Squalor nature of Bayelsa community after N164.72 billion state revenue in a single year

Onopa community in Bayelsa State is in unimaginable squalor after the state government in one year alone got N152.54 billion allocation from the Federal Government and N12.18 billion Internally Generated Revenue.

Onopa community has a huge reflection of poverty with inhabitants living in pitiable squalor is 3 kilometres away from Yenagoa, the Bayelsa state capital.

A clear indication that the state government is aware of the poverty in Onopa community and watches the residents live in squalor without any basic infrastructure.

Worse still, the Annual State Viability Index (ASVI) shows that Bayelsa state an oil-producing state, in the year 2020 alone, received N152.54 billion allocation from the Federal Government and generated N12.18 billion internally, making her 2020 annual income stand at N164.72 billion.

Despite the huge revenues, Tracka, a public accountability organization that was in the Onopa community, says residents are living in unimaginable poverty with many of them living in inhuman conditions.

Onopa community is an exception, across Bayelsa State, there are many communities living in squalor with the inhabitants living in inhuman conditions.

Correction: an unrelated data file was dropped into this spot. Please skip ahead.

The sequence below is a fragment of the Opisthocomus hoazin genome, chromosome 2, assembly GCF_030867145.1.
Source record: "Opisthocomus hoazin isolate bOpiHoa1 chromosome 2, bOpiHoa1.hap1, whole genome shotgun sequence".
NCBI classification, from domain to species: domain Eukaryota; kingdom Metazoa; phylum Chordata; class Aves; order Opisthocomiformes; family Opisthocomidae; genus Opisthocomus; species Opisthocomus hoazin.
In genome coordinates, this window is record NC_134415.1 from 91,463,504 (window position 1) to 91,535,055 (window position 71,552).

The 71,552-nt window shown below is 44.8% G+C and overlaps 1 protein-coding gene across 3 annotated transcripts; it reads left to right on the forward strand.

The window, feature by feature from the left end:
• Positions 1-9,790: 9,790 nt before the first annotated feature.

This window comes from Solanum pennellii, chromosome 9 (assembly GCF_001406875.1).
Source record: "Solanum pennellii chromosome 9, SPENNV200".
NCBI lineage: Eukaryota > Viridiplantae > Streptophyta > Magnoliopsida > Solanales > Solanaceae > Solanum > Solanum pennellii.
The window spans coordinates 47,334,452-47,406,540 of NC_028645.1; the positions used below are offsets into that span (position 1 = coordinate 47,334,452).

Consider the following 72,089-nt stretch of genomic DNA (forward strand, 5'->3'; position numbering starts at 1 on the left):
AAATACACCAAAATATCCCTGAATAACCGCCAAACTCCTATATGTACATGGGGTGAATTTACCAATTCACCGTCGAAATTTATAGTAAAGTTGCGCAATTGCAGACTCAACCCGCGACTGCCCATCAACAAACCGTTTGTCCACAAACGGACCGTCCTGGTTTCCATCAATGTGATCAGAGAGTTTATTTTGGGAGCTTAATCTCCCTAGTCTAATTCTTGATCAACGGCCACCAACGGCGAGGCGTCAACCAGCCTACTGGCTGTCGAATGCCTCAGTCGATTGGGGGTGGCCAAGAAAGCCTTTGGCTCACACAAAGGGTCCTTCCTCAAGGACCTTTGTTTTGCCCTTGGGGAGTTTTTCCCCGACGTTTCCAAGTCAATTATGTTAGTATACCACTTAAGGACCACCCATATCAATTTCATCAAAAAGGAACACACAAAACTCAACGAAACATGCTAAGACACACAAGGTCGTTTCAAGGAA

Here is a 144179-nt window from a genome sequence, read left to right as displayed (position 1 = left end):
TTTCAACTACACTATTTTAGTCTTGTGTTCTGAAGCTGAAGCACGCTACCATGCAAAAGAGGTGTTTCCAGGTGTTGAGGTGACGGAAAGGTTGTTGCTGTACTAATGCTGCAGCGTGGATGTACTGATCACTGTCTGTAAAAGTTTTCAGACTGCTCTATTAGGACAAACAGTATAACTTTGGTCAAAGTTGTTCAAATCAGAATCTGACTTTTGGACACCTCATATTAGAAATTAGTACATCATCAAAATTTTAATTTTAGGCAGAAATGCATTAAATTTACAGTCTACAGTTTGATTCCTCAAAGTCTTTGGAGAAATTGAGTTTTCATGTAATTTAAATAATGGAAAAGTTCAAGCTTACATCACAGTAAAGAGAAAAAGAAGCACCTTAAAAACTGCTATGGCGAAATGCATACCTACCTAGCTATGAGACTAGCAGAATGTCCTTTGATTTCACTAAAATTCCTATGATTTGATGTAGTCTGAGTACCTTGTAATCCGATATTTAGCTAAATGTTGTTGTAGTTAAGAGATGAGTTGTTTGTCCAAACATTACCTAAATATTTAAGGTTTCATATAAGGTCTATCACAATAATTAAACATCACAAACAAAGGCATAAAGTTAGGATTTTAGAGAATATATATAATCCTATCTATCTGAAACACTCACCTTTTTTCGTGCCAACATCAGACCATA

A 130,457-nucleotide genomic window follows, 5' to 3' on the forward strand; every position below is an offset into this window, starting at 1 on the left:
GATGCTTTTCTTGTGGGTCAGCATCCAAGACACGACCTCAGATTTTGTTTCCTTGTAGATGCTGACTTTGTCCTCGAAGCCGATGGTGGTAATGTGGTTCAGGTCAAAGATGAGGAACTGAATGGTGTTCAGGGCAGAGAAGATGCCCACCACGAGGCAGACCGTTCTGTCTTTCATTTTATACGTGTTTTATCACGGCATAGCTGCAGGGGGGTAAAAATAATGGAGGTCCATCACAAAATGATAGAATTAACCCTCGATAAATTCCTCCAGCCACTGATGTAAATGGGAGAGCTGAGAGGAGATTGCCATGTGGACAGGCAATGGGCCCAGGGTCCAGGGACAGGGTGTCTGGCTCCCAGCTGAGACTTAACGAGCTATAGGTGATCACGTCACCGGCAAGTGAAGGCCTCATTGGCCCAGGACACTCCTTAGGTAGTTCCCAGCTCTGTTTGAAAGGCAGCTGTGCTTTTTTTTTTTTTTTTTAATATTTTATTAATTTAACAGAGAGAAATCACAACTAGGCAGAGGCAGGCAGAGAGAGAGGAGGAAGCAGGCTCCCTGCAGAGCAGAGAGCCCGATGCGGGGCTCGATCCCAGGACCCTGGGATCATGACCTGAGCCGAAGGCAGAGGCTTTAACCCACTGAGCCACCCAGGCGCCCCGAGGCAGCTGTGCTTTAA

This is even though Bayelsa is estimated to be 1.7 million in population with eight Local Government Areas.

And, despite the huge allocation, and its small population, Bayelsa State government has on many occasions had issues with the civil servants over none payment of workers’ salaries.

Looking at the terrible poverty in Onopa community which is 3 kilometres away from the Bayelsa state government house, it becomes worrisome and unclear how the state deploys its resources.

The poverty nature in Onopa community
The poverty nature of Onopa community: Picture credit – Tracka

The poverty in Bayelsa and other Niger Delta communities appears to be endemic. This is even as the Federal Government gives states in the region 13 percent derivation, created Niger Delta Development Commission (NDDC), and other interventions in efforts to address poverty in the region. And all the efforts have since failed.

Unfortunately, poverty in the Niger Delta is traced to brazen corruption. Officials and state governors charged with the responsibilities of administering monies meant for the development of Niger Delta region have been accused of stealing public funds, with the NDDC being considered the most corrupt among them.

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